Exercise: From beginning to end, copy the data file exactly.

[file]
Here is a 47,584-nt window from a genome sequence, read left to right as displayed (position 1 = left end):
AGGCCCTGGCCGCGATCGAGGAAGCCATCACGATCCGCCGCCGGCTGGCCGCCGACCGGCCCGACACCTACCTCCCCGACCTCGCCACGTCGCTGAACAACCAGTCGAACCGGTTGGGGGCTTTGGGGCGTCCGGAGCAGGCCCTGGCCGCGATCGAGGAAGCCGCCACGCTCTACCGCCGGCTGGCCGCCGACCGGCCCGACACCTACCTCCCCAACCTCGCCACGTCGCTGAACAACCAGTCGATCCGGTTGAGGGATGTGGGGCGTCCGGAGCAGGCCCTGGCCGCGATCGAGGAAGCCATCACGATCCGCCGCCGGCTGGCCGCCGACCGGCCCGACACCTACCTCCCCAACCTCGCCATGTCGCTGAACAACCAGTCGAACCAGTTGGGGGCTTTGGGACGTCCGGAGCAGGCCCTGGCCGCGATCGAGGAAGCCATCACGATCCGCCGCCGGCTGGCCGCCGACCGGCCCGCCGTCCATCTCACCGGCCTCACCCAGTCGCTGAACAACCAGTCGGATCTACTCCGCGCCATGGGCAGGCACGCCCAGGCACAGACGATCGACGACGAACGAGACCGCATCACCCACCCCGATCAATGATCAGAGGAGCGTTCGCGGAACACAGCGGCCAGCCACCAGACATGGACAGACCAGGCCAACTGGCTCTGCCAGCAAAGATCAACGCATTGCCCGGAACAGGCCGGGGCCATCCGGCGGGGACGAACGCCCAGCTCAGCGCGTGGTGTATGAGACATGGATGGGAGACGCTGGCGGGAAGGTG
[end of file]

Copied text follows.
Here is a 47,584-nt window from a genome sequence, read left to right as displayed (position 1 = left end):
AGGCCCTGGCCGCGATCGAGGAAGCCATCACGATCCGCCGCCGGCTGGCCGCCGACCGGCCCGACACCTACCTCCCCGACCTCGCCACGTCGCTGAACAACCAGTCGAACCGGTTGGGGGCTTTGGGGCGTCCGGAGCAGGCCCTGGCCGCGATCGAGGAAGCCGCCACGCTCTACCGCCGGCTGGCCGCCGACCGGCCCGACACCTACCTCCCCAACCTCGCCACGTCGCTGAACAACCAGTCGATCCGGTTGAGGGATGTGGGGCGTCCGGAGCAGGCCCTGGCCGCGATCGAGGAAGCCATCACGATCCGCCGCCGGCTGGCCGCCGACCGGCCCGACACCTACCTCCCCAACCTCGCCATGTCGCTGAACAACCAGTCGAACCAGTTGGGGGCTTTGGGACGTCCGGAGCAGGCCCTGGCCGCGATCGAGGAAGCCATCACGATCCGCCGCCGGCTGGCCGCCGACCGGCCCGCCGTCCATCTCACCGGCCTCACCCAGTCGCTGAACAACCAGTCGGATCTACTCCGCGCCATGGGCAGGCACGCCCAGGCACAGACGATCGACGACGAACGAGACCGCATCACCCACCCCGATCAATGATCAGAGGAGCGTTCGCGGAACACAGCGGCCAGCCACCAGACATGGACAGACCAGGCCAACTGGCTCTGCCAGCAAAGATCAACGCATTGCCCGGAACAGGCCGGGGCCATCCGGCGGGGACGAACGCCCAGCTCAGCGCGTGGTGTATGAGACATGGATGGGAGACGCTGGCGGGAAGGTG